After expressing doubts about the veracity of the announcement by Pyongyang on Sunday July 26 of the return to the North on July 19 of a defector “suspected” of carrying Covid-19, the South Korean authorities have confirmed, Monday July 27, that a refugee had indeed crossed the demilitarized zone (DMZ) which separates the two Koreas without corroborating however that it would be contaminated.
According to the South Korean news agency Yonhap, the investigation carried out by the police in the community of the refugees of the North (approximately 33,000, arrived mainly since the mid-1990s) established that it was of a 24-year-old man, whose surname was only disclosed, “Kim”, a refugee in the South since 2017.
Living in Gimpo (a suburb of Seoul), he was wanted following a rape complaint filed by another defector. This Mr. Kim has never been tested and does not appear to have come into contact with an infected person. Two of his relatives have tested negative.
According to the North Korean version, the man was arrested in the town of Kaesong (300,000 inhabitants), not far from the demilitarized zone. The city was immediately confined, and the country placed in “Maximum state of emergency”.
Minefields and bunkers
According to the investigation in the South, Mr. Kim crossed one of the most closely guarded borders in the world, riddled with minefields and bunkers, by taking a water drainage pipe passing under an area of barbed wire in the northern part of Ganghwha Island, located west of Seoul, in the Han River estuary. A bag belonging to him was found nearby. Then he swam across the river which, at its mouth, separates the two Koreas before flowing into the Yellow Sea.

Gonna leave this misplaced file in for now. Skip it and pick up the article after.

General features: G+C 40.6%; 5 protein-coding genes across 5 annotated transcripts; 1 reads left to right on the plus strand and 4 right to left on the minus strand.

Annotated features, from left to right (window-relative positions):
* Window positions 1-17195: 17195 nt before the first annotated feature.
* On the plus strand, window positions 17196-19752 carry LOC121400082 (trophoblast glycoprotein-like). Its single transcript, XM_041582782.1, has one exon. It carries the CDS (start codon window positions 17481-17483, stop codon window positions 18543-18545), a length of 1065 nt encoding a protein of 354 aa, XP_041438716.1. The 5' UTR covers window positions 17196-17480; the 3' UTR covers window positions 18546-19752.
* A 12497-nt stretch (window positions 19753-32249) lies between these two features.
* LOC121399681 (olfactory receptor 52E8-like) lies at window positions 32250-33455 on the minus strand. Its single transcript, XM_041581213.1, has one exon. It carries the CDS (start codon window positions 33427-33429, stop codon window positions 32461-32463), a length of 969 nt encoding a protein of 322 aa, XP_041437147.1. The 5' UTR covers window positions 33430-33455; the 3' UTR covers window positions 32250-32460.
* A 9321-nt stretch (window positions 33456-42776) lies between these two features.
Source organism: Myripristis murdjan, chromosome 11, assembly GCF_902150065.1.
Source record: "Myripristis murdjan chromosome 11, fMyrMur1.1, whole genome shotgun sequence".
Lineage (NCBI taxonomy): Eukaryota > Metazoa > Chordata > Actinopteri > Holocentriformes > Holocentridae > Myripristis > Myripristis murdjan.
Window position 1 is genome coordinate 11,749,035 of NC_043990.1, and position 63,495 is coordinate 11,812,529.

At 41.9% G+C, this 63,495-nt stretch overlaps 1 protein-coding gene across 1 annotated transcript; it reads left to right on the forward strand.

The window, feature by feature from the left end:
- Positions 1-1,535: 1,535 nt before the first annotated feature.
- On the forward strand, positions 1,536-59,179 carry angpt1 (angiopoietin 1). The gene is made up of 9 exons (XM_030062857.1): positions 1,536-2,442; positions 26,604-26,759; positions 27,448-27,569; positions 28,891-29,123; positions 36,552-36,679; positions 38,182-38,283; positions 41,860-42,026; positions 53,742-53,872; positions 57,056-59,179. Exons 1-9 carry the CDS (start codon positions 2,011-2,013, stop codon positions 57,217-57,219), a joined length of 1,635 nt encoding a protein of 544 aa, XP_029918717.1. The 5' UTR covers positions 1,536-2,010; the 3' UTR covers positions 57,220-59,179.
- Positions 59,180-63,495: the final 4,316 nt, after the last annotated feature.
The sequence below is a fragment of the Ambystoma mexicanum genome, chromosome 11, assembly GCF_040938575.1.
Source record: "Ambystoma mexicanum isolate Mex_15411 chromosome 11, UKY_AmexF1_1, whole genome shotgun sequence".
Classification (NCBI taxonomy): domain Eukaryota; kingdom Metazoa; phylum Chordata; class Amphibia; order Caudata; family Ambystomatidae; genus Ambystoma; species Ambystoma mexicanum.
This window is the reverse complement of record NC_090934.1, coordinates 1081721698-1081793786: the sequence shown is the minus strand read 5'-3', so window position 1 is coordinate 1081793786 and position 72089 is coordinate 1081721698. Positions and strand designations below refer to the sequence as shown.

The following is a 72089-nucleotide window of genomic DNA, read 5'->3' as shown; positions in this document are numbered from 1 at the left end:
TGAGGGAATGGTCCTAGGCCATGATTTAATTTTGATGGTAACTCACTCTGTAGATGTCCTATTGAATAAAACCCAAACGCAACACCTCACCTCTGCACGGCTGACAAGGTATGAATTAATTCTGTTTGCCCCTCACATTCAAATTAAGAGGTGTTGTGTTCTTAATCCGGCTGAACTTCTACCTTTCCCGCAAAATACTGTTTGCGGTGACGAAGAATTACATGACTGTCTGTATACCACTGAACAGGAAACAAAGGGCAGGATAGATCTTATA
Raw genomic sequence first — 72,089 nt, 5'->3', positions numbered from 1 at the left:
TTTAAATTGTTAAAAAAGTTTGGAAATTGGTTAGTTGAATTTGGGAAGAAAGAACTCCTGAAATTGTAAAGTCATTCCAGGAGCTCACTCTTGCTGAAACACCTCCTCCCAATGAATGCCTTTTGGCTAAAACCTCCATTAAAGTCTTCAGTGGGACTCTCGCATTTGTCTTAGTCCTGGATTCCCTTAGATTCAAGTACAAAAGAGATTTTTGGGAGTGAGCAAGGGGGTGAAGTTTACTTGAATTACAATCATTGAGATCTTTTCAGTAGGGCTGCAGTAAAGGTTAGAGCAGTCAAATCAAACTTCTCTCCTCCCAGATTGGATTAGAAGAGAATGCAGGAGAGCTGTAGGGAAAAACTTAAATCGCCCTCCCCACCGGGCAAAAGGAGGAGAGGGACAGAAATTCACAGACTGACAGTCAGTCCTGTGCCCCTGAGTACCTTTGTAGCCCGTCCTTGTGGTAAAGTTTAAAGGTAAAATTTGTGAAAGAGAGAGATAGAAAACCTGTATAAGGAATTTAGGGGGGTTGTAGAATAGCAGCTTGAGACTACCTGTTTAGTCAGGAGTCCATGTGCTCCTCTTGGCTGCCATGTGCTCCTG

It was by following the same road, in the opposite direction, that he had defected to the South three years earlier. He says in a video circulating on YouTube that his crossing, when he left the North, had lasted seven hours. Very few defectors take the risk of crossing the DMZ. The majority pass through China.
In the North, Mr. Kim will probably have reached Kaesong on foot, about fifteen kilometers from the river, getting lost in the long lines of pedestrians and cyclists on the side of the main roads due to the lack of transport. He is said to be from this city.
Since 2015, a dozen defectors failing to integrate in South Korea have returned to the North. They are greeted triumphantly: their return to the country is the demonstration of the “hell” of life in the South.
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